April 2, 2019 | Erin Bluvas, email@example.com
After studying music and psychology as an undergraduate in her home state of Kentucky, Rachel Miller considered pursuing a Ph.D. combining the two fields. However, she decided she wanted to make more of an impact in a clinical setting.
“I discovered communication sciences and disorders (COMD) and hearing science, and thought it was perfect because I could still study sound and the psychology of sound, but it can be more clinically relevant,” Miller says. “COMD is such a multifaceted field, and there are so many ways to be involved in these programs—as a clinician, educator, researcher, or some combination of all three.”
UofSC’s location near her parents’ retirement home on Lake Hartwell and the university’s national reputation made it the perfect fit for Miller. In the COMD department, she found a mentor in associate professor Daniel Fogerty, whose research focuses on hearing science and speech perception. The overlap of clinical and sound research was perfect for Miller, who plans to pursue a tenure-track faculty position and establish a lab of her own.
“Dr. Fogerty has been involved in every aspect of my training as a researcher and scholar in COMD: from my first semester struggling with Ph.D.-level coursework, to experimental design, and writing publications,” she says. “He has constantly encouraged me to apply for opportunities that I would never dream of applying to without his help and guidance. Finally, he has inspired me to become a faculty member myself in the future and pass on this mentorship to future Ph.D students in COMD.”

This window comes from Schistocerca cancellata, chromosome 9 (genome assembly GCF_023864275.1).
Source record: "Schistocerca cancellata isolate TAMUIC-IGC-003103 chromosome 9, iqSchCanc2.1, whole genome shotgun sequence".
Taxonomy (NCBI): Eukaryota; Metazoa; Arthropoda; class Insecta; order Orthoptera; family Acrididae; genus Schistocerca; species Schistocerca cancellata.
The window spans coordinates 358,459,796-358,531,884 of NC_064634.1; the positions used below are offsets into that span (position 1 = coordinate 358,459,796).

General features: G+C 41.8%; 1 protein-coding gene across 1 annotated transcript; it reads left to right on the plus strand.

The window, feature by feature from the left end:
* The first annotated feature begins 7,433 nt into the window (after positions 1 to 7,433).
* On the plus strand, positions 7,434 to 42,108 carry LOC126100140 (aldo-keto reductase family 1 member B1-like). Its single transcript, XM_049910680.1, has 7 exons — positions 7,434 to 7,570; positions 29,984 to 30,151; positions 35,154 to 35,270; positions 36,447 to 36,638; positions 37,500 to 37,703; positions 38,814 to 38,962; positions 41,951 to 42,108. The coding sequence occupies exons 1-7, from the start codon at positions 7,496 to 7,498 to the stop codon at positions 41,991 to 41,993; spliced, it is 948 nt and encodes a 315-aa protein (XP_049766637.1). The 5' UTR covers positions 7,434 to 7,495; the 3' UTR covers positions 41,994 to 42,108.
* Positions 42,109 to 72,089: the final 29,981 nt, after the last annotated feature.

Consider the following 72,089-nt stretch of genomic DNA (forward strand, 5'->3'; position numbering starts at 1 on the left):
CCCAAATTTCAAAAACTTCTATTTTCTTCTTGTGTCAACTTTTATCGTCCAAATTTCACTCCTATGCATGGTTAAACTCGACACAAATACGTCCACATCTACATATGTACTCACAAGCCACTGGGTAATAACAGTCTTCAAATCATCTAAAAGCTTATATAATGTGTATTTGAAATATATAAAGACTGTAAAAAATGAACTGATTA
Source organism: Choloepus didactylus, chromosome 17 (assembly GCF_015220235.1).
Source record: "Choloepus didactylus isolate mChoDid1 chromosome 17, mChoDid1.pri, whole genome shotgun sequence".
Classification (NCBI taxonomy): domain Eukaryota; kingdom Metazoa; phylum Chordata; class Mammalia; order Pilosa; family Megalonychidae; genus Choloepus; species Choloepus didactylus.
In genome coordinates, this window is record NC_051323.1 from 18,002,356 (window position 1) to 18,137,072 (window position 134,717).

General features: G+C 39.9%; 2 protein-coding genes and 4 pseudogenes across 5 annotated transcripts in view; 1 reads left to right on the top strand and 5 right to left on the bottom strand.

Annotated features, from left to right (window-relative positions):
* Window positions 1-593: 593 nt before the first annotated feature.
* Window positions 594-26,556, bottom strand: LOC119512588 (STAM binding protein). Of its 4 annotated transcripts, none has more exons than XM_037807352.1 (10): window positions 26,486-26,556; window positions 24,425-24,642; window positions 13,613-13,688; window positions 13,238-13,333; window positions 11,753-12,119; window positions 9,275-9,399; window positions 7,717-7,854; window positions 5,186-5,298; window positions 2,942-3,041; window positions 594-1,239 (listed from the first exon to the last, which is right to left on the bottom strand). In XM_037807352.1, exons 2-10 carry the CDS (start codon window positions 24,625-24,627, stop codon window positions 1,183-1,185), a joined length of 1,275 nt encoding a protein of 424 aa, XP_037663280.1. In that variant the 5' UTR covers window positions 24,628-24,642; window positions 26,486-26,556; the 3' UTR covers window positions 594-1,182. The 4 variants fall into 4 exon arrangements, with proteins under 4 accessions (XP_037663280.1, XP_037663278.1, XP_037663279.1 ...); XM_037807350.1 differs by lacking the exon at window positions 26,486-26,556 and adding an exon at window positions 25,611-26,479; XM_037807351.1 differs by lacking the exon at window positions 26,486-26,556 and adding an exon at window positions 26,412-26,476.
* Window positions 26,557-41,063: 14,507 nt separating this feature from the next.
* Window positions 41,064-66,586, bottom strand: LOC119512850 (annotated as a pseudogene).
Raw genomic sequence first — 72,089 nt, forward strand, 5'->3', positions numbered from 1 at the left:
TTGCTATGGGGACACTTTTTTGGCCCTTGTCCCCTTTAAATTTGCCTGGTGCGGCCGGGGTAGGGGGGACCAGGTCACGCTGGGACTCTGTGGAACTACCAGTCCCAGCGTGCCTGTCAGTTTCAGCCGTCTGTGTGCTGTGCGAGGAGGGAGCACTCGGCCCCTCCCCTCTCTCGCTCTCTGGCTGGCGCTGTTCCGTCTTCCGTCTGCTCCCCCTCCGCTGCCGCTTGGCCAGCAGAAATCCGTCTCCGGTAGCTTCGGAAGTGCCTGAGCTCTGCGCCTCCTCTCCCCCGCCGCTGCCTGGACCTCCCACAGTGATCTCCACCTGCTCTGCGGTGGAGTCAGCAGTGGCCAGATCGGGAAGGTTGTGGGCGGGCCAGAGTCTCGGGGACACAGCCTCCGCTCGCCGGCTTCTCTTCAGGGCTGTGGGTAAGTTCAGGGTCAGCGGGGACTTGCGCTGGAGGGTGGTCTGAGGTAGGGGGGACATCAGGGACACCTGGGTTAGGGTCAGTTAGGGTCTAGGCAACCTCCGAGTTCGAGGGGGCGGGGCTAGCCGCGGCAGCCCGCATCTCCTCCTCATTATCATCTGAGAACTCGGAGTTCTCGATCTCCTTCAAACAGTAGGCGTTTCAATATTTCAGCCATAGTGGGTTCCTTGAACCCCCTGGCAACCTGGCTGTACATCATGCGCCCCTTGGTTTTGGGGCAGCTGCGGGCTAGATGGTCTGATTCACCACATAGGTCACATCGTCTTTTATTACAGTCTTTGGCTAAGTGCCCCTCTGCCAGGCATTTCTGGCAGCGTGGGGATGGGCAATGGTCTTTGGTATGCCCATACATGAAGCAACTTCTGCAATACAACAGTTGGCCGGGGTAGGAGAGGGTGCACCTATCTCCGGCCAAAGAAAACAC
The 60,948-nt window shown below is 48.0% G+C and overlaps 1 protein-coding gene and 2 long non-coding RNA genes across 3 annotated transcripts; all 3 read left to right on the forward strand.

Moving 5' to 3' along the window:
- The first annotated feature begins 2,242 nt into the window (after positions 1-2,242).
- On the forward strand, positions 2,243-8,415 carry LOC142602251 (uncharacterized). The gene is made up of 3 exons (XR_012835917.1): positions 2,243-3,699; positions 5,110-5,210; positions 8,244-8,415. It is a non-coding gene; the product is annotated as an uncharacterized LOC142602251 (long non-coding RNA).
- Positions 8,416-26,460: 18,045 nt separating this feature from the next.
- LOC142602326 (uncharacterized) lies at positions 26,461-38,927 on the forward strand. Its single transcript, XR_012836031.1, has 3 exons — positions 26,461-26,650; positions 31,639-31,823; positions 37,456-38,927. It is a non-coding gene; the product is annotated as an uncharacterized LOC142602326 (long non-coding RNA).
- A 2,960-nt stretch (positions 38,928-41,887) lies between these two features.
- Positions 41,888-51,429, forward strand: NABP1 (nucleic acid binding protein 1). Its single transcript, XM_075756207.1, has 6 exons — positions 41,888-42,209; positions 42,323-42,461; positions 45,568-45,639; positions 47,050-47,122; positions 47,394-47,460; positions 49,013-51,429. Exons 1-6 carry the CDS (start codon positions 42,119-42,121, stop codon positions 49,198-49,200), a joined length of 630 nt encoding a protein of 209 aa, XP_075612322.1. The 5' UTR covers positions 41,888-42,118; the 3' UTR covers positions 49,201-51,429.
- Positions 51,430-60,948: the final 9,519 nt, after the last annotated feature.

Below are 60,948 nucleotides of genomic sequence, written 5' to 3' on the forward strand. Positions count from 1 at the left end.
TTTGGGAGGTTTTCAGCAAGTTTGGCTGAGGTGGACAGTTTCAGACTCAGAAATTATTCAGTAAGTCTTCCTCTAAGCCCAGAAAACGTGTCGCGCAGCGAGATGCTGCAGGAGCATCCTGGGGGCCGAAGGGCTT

The Norman J. Arnold Doctoral Fellow is well on her way to achieving these goals. Miller has already published papers in peer-reviewed journals and is the recipient of both the Elaine M. Frank Fellowship (Fall 2018) and the Sharon G. Webber Endowed Fellowship (Spring 2018). Most recently, she received the Council of Academic Programs in Communication Sciences and Disorders Ph.D. Scholarship—the third UofSC COMD student in a row to receive this award.
Miller will use the scholarship to fund her dissertation project, which focuses on amplification techniques, listening effort and cognitive factors associated with speech perception. “Research in speech and hearing science is of clinical significance as treatment for individuals with hearing impairments often fails to restore ‘normal’ auditory functioning, even with technology such as hearing aids, and in turn impacts quality of life,” she explains. “Through my research, I aim to address this impact on quality of life and how it may be improved.”